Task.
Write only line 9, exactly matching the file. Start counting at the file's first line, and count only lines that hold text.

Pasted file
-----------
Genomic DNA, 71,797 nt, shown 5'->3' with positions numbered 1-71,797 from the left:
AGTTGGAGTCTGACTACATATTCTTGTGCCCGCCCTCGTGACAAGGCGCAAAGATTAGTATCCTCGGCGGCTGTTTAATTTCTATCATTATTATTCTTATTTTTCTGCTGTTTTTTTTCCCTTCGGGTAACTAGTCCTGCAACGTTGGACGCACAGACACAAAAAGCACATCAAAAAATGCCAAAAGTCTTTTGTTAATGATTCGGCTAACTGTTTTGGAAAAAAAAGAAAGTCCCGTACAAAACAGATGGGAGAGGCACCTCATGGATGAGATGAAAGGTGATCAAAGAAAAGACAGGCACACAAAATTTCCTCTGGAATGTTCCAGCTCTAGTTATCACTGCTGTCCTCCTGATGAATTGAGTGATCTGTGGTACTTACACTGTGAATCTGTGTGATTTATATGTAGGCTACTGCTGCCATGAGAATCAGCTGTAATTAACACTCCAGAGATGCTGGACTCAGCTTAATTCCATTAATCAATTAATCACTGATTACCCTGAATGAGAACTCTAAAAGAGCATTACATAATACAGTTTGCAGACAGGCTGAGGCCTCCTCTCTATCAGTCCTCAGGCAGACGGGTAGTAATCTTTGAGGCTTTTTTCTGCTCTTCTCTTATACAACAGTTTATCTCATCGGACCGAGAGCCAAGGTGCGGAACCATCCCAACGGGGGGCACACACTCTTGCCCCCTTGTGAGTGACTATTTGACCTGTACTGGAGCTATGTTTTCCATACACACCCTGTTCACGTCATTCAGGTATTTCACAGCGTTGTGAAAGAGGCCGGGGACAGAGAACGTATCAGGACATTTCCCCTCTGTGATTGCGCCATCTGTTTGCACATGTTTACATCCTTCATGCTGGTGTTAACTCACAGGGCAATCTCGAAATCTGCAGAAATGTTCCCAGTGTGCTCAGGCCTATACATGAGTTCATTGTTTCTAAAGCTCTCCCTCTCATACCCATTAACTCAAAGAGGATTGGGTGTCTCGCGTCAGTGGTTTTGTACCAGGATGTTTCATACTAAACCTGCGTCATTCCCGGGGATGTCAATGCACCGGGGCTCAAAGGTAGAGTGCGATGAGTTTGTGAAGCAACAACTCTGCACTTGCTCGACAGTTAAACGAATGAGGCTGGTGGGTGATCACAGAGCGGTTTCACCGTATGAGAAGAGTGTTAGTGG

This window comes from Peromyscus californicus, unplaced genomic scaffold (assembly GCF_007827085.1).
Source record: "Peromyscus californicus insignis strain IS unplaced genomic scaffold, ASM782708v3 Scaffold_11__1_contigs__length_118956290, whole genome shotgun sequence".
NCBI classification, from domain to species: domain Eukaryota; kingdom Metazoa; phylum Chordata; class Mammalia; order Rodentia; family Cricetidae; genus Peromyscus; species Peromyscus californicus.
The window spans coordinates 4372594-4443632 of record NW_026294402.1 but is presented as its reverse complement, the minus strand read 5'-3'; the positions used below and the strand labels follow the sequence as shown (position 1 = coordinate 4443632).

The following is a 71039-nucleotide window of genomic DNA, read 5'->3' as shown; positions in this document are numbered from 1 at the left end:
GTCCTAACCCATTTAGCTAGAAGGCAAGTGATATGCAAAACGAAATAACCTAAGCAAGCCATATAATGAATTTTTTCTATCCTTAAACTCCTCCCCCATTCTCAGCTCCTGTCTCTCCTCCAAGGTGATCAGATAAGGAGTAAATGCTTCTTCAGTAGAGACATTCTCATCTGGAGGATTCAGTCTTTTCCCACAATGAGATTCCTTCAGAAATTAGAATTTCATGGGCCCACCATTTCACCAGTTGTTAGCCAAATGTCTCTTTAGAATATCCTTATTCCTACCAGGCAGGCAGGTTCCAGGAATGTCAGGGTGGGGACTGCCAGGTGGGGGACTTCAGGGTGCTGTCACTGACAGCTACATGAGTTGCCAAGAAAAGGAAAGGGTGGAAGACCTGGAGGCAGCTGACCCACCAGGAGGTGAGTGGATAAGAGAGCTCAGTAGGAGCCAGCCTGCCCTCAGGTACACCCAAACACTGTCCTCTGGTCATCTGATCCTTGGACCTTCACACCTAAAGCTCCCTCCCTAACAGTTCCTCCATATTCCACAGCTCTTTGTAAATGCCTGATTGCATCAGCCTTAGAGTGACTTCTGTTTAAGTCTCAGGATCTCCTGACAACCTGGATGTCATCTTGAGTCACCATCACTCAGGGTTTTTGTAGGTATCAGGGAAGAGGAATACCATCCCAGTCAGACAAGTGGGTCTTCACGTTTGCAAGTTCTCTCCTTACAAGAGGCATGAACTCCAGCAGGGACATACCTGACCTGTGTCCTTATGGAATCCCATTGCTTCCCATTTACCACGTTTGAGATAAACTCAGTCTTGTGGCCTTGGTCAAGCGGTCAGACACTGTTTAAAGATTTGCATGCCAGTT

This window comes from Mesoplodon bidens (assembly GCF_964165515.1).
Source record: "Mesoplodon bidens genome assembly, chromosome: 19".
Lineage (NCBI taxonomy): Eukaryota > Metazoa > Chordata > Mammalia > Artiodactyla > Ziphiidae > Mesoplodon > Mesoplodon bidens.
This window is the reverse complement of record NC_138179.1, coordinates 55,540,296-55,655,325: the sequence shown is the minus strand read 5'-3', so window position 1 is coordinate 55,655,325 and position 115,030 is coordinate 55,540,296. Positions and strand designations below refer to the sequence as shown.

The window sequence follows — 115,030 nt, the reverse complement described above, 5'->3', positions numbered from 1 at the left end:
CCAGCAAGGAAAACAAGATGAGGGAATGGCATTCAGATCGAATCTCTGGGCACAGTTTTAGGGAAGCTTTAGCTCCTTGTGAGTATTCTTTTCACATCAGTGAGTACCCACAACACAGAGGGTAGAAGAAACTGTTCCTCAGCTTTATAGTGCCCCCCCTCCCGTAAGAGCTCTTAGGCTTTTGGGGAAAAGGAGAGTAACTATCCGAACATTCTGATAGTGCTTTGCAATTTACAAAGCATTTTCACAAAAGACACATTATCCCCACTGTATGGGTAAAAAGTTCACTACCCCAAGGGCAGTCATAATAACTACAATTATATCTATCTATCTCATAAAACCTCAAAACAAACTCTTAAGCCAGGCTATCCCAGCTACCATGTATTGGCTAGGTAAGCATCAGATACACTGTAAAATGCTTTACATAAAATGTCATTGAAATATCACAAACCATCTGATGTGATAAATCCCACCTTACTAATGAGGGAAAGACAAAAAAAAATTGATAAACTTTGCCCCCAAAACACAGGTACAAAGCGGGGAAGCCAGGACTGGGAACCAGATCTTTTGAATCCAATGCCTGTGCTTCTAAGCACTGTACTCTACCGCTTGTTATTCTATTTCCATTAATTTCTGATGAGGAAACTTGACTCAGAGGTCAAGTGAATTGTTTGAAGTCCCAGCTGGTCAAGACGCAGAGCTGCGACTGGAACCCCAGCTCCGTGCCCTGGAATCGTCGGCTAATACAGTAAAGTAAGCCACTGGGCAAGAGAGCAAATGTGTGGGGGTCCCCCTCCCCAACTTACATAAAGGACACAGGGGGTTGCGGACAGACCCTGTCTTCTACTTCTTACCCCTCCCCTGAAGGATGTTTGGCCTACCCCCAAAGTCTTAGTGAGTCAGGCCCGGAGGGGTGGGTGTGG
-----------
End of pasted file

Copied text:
This window comes from Mesoplodon bidens (assembly GCF_964165515.1).